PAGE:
DSC_5507Many of the rooms inside the museum have been preserved to appear as they did before Hungarian liberation. The director’s office is still luxurious, and his receiving area still resembles an Austro-Hungarian Imperial-era room that has been painted over so as to erase the memory of the past. There is even a limousine parked inside the museum, its lights slowly rising to reveal plush red seating areas and champagne glasses reserved for the perpetrators.

But just as the museum highlights the excess of criminals, it focuses on the deprivation and inhumane treatment of their victims. The architects preserved the expansive prison, which not only fills the basement of 60 Andrássy Street, but also had been expanded by the Communists into the basement areas of a number of other buildings on the block.

Visitors descend into the basement in a slow-moving freight elevator that is illuminated by harsh fluorescent lights. The prison is generally dark and dank, and the only real light comes from the desk lamps that sit inside interrogation rooms.

The gallows are preserved in their final resting spot, and artifacts from inmates line the claustrophobic corridors.

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Beyond preservation, the museum presents a subtly modern flavor on the upper levels. A room resembling a church depicts the role the state-controlled media played in the terror. Its windows, floor, pews, and desks are plastered with pages from newspapers, and the front wall contains a television display that plays a video on the impact of misinformation and government propaganda.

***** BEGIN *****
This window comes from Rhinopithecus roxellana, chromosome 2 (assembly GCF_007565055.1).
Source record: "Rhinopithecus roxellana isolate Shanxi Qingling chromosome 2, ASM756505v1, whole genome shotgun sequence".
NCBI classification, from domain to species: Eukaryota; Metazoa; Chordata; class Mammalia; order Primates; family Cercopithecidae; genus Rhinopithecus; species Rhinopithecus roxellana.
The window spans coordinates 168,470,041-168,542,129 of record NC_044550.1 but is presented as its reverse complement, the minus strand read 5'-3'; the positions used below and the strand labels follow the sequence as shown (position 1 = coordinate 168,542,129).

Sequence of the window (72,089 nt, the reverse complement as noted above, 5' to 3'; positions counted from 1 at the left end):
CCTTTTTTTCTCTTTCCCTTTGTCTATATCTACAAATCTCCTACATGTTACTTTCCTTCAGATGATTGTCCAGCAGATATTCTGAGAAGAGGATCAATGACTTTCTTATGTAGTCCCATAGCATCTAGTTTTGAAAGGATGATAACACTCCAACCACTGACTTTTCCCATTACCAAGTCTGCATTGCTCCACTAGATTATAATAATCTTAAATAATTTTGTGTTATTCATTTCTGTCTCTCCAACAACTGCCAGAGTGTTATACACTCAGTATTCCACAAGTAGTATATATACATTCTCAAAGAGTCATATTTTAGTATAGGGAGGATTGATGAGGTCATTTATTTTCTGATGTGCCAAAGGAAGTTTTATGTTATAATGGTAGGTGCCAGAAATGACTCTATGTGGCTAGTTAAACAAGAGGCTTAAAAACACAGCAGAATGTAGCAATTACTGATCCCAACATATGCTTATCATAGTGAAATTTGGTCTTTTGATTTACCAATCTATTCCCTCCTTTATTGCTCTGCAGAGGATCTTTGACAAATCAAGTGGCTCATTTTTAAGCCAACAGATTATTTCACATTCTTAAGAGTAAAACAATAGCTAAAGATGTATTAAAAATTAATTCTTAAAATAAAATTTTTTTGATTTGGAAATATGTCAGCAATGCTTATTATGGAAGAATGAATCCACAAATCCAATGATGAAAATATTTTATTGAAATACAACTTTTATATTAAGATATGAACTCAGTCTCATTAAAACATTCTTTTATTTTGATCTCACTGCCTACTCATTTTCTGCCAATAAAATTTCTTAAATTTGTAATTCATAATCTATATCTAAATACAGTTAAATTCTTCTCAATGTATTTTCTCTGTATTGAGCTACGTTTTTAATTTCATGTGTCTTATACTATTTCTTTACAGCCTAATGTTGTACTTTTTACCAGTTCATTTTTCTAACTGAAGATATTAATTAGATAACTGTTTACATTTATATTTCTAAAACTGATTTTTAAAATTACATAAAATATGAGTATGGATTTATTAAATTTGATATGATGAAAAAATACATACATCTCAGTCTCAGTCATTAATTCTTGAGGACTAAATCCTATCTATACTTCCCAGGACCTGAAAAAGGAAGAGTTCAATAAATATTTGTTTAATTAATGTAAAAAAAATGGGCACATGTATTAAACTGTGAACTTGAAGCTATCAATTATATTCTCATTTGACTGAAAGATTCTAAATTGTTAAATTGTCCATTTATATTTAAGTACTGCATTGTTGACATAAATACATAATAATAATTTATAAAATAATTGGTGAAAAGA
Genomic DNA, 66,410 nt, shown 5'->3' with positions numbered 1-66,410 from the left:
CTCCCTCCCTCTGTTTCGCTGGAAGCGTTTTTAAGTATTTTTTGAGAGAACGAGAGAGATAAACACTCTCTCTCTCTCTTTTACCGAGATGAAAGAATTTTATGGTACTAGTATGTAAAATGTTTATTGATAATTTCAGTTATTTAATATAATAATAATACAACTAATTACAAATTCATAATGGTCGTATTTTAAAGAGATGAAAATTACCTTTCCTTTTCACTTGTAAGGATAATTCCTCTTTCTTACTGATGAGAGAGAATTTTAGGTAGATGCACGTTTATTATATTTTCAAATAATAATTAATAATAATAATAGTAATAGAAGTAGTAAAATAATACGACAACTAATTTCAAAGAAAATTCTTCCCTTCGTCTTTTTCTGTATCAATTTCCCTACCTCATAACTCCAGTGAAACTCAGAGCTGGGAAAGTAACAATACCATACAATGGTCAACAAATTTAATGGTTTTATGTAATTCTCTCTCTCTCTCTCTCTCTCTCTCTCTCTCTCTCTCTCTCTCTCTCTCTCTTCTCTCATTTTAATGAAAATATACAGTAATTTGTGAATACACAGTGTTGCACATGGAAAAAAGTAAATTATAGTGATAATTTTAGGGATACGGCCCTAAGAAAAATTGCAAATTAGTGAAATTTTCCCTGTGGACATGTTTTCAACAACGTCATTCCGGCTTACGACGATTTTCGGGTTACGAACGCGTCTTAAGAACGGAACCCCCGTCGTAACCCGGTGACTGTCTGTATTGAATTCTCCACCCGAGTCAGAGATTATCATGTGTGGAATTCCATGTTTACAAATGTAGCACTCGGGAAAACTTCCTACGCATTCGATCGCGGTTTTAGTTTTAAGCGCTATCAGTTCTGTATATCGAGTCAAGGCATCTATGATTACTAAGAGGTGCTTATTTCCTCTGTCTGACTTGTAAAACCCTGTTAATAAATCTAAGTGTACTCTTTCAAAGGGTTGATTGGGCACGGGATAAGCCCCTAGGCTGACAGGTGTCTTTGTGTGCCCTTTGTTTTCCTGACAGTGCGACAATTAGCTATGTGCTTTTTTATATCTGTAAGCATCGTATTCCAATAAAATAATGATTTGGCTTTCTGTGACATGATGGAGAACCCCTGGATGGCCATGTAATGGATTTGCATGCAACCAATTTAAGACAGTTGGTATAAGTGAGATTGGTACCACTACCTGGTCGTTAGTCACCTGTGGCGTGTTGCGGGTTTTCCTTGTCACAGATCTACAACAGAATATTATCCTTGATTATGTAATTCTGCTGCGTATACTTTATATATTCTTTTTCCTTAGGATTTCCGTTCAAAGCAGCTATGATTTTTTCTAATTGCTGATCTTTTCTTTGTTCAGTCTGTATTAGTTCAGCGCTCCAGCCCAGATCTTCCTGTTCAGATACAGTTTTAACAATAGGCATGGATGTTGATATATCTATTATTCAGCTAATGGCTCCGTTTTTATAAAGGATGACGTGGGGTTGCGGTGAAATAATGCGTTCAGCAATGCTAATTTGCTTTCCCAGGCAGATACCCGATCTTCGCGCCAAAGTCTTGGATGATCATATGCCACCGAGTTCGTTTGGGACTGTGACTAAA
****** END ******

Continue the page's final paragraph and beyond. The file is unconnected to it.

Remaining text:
Religion, too, suffered under Hungary’s dual tyrannies. Dramatic sculptures and blue lighting characterize an exhibit that literally depicts political icons presiding over symbols of religious rubble. A long corridor with a rounded ceiling houses confiscated religious items in small alcoves, and the floor contains a long, illuminated cross that looks as if it has been exposed from a brick grave underneath.

The room dedicated to the memory of the prison’s victims may be the most moving of all. Lit from behind, metal stencils with victims’ names line the walls, and low-level lights produce an ambiance reminiscent of a candlelight vigil. Brass plaques indicate the end of the road for the victims, and are capped with skulls and crossbones. There is also a room reserved for their aggressors, which depicts them in black and white photos on crimson walls.

DSC_5570Spaces can convey deep levels of meaning in ways unlike any other form of storytelling. The Terror Haus is a well considered museum that simultaneously informs, impresses, and cautions. Its story is made that much more accessible by its modern design and high level of craftsmanship. The designers’ use of color, light, material, media, and era-specific furniture contribute to an intimate understanding of the place whose mission is now to teach, and whose visitors will leave with a better picture of the atrocities committed in the name of politics not that long ago.

Jan Lorenc is the president and design director of Lorenc+Yoo Design, an Atlanta-based environmental design firm. Richard Lorenc is the director of outreach for the Illinois Policy Institute, the state’s free-market think tank, and he also serves as director of communications for Lorenc+Yoo.